Add flavoring, now, such as a few drops to taste of Vanilla, Run, Maple, Almond, etc., extract.
To each cup, add 1 Tablespoon of cold water. Mix well until smooth.
To each cup add a different color, leaving one white. I used 3 drops each of Red, Yellow, Blue and Green.

Dip a good watercolor brush in cold, clear water, and begin painting. Keep the clear water on hand to clean your brush between changes of color. 

After the first coat dries on the cookies, you can add patterns and dots on top. You really can get quite elaborate with the painting! I didn't, because my .... um.... laurels were calling....

Meanwhile, there was a mad cat in the office, tearing up the old chair. Yes, you, Katrina. I can see you have the heebie-jeebies. 

"Not me. Not the heebie-jeebies. I'm just full of Christmas Cheer!"

"When I'm full of Christmas Cheer I have to rabbit-kick this old chair and hang from the arm like a monkey."

"And then look around, innocently. Who me?"

We also made Mincemeat Shortbread Bars. These are very rich, but an easy recipe.

Cut them while they are warm and serve at room temperature or cold. Great little squares to include in a gift basket. I wrap them in waxed paper and put a Christmas sticker on each one to keep them tight.

Mincemeat Shortbread Bars

Take 1/3 of the dough above or about half of the above shortbread recipe, and press 2/3 of that amount into the bottom of a greased 9"x9"x2" baking dish and bake at 350 degrees F. for about 10 minutes. Remove the dish and spread 3 cups of prepared mincement over it.

Now, you don't have to use mincement. You could use Strawberry Jam, Orange Marmalade, etc., instead. Any fruit spread or mixture with bits of fruit. Jellies don't work very well here.

Take the remaining shortbread dough and mix it, with your fingers, with 1/4 c. Butter 3 T. Brown Sugar and 1/2 c. Pecans, Almonds, Walnuts or any nut of choice, ground well. Sprinkle this over the fruit filling and press it down a little. Bake at 350 degrees F. for 20 minutes or until the edges begin to brown.

Nice little treats for a neighbor or friend; or just to keep out on the table for the visitors who are bound to arrive, sooner or later.

Merry Christmas and Happy New Year!

Sunday, December 20, 2015

The Real Christmas

Keeping Christ in Christmas

I've offered this free coloring book in the past and here it is again.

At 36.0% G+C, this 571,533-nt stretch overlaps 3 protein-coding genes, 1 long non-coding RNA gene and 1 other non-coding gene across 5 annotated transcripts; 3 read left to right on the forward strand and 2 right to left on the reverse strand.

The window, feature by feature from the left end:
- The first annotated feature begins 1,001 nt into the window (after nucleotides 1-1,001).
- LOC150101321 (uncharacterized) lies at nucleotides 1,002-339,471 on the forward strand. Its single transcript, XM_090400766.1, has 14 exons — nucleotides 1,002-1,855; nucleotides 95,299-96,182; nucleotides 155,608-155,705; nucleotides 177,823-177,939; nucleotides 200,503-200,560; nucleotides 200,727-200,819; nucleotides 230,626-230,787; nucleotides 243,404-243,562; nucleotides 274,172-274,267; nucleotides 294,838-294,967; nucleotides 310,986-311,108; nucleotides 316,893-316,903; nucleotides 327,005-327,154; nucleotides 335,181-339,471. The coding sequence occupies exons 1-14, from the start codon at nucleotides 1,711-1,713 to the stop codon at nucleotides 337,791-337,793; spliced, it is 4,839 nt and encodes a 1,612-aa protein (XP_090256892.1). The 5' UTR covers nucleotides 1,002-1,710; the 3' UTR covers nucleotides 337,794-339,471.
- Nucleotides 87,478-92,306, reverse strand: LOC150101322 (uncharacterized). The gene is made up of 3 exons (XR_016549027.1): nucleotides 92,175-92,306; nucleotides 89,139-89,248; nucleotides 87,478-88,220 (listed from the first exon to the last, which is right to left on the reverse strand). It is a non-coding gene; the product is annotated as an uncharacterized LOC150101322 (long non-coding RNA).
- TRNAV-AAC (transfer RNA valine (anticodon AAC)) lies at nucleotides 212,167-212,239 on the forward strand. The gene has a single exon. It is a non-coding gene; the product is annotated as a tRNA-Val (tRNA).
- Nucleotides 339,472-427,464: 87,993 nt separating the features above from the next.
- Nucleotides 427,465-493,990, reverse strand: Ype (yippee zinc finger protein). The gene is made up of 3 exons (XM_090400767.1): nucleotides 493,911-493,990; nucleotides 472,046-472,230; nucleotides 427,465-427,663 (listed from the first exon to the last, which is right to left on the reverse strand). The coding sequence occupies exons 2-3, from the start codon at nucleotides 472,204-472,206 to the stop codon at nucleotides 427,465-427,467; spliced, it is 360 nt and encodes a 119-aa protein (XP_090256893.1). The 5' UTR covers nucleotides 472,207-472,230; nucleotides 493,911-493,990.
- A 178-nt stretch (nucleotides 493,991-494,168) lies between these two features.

Some sample pages..... on the link above, download......

...and print. The booklet includes the Christmas Story from the Book of Luke (King James version) and pictures, like the above, to color.

Just what you need for a last-minute, REAL, Christmas Gift. This, plus a box of colors, fits nicely in a stocking.

Merry Christmas, friends, and Happy New Year
From Kathie and Erin at Prairie Cottage Corner

Layers of Flavors Latte'

I'm not a coffee drinker but I like the  smell of it. I've often thought of just buying some coffee beans, like they have at the perfume counter, and sniff them whenever I have a for the smell of coffee.  I tasted a mocha latte' one time that someone in our quilting crowd was having. It was very nice. It made me wonder. Could I find a way to have this, without the coffee? I guess so: ENTER PERO

See, that's the Pero in the back. It's made from BARLEY and other grains. Looks and tastes and smells like coffee but no caffeine. You can find Pero HERE. Also, see my Frother tool in the picture? You can get one of those (runs on 2 AA batteries) HERE.

I put 2 t. of Pero in my 16oz cup with 1 t. Cocoa Powder, 2 t. Stevia (or Sugar), a dash of Cinnamon to taste, and hot water to 1/2 of the cup.

Looking good. Now, froth it with a frother or a small whisk.

Fill to within 1" of the top of the cup with milk, cream, or egg nog. I'm using the nog. Add 1/2 t. Vanilla and 3 drops of Rum Flavoring.

Nuke it for 45 seconds to 1 minute (depending on cup size - you don't want it to boil)

Take it out and froth it again to mix everything up really nice and....yum.

Here's my cup of warm, sweet, comforting, latte' with the Hen Potholders my friend, Shari, gave me for Christmas (I couldn't wait, so I opened the package). Aren't they sweet?

Sprinkle with a dash of Nutmeg, and enjoy!

Sunday, December 6, 2015

What Was Christmas Dinner Like in 1896? Ask Fannie Farmer!

The "modern" 1896 lady of the house kitchen.